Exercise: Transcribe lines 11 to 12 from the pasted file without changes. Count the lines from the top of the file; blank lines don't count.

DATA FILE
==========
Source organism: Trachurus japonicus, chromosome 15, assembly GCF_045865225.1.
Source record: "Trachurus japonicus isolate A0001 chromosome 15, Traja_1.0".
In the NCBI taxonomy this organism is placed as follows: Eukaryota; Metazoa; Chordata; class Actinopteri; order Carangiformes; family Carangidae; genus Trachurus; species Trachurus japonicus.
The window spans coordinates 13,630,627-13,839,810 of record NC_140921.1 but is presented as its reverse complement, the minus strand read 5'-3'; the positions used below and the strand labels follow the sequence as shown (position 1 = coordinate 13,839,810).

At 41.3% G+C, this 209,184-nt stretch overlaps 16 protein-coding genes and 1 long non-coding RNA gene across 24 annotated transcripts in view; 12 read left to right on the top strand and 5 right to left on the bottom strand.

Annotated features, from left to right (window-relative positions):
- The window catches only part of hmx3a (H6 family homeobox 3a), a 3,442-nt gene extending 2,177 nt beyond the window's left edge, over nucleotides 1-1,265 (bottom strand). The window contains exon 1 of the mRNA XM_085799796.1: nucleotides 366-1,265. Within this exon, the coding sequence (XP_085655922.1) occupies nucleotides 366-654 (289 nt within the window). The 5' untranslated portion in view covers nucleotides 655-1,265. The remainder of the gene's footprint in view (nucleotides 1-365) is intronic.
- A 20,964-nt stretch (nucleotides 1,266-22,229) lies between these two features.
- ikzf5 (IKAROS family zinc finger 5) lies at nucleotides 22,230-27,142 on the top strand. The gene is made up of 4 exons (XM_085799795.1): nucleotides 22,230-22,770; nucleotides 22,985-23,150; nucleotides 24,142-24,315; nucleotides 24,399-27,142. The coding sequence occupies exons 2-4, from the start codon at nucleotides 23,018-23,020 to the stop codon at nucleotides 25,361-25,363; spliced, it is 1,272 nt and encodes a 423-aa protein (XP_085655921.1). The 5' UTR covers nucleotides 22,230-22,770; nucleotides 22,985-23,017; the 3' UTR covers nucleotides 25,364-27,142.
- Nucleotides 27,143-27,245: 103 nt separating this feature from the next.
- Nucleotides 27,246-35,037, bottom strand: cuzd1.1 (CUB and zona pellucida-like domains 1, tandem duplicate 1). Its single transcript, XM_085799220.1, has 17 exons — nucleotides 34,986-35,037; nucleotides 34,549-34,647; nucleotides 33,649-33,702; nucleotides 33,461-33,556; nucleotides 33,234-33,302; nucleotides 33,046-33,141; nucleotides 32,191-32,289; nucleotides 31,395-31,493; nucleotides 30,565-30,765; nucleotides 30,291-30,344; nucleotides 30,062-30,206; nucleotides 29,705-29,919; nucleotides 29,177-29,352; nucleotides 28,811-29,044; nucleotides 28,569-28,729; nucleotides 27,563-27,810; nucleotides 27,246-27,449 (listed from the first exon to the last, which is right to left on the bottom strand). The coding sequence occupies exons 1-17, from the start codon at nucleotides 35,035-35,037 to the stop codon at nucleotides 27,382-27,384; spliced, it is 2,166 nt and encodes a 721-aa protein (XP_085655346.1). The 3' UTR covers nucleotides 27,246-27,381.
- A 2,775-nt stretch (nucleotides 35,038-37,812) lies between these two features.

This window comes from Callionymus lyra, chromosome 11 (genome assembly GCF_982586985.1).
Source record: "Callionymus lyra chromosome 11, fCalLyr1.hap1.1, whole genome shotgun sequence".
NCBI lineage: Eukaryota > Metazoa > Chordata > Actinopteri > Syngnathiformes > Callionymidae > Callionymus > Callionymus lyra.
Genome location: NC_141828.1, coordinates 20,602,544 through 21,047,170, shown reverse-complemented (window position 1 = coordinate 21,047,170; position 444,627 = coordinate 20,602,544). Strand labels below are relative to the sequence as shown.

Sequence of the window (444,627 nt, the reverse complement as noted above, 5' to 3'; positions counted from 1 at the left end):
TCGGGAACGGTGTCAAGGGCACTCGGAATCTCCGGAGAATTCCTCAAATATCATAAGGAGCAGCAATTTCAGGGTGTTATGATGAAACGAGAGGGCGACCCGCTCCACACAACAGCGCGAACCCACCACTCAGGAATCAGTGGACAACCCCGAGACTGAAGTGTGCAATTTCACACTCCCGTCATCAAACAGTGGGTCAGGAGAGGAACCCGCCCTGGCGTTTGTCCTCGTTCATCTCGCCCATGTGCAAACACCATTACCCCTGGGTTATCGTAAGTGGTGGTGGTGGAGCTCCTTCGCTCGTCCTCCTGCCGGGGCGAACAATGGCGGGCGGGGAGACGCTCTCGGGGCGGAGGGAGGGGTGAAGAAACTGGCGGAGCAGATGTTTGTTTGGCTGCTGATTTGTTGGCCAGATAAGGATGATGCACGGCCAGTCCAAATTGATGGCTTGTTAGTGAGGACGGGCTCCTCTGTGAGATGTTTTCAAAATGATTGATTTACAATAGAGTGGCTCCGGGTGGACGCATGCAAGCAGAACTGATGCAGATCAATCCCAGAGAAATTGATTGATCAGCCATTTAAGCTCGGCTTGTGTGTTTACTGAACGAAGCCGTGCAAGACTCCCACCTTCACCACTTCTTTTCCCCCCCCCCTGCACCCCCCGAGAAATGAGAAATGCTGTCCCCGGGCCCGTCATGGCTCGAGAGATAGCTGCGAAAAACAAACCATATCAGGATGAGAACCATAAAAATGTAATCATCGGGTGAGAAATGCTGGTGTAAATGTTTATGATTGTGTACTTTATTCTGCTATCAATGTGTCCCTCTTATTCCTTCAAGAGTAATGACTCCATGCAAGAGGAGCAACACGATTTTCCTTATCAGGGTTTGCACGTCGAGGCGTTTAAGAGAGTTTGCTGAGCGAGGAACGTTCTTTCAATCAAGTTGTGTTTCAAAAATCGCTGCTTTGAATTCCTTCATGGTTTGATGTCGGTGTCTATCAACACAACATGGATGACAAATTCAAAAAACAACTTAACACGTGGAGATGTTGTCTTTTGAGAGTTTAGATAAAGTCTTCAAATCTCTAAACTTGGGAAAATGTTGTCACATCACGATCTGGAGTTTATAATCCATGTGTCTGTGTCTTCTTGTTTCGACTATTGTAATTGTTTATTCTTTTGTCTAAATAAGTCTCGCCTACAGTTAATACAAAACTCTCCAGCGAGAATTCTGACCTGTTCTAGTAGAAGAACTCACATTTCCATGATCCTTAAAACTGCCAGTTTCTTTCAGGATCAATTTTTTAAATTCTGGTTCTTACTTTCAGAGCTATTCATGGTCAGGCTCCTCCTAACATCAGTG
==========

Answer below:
- Nucleotides 27,246-35,037, bottom strand: cuzd1.1 (CUB and zona pellucida-like domains 1, tandem duplicate 1). Its single transcript, XM_085799220.1, has 17 exons — nucleotides 34,986-35,037; nucleotides 34,549-34,647; nucleotides 33,649-33,702; nucleotides 33,461-33,556; nucleotides 33,234-33,302; nucleotides 33,046-33,141; nucleotides 32,191-32,289; nucleotides 31,395-31,493; nucleotides 30,565-30,765; nucleotides 30,291-30,344; nucleotides 30,062-30,206; nucleotides 29,705-29,919; nucleotides 29,177-29,352; nucleotides 28,811-29,044; nucleotides 28,569-28,729; nucleotides 27,563-27,810; nucleotides 27,246-27,449 (listed from the first exon to the last, which is right to left on the bottom strand). The coding sequence occupies exons 1-17, from the start codon at nucleotides 35,035-35,037 to the stop codon at nucleotides 27,382-27,384; spliced, it is 2,166 nt and encodes a 721-aa protein (XP_085655346.1). The 3' UTR covers nucleotides 27,246-27,381.
- A 2,775-nt stretch (nucleotides 35,038-37,812) lies between these two features.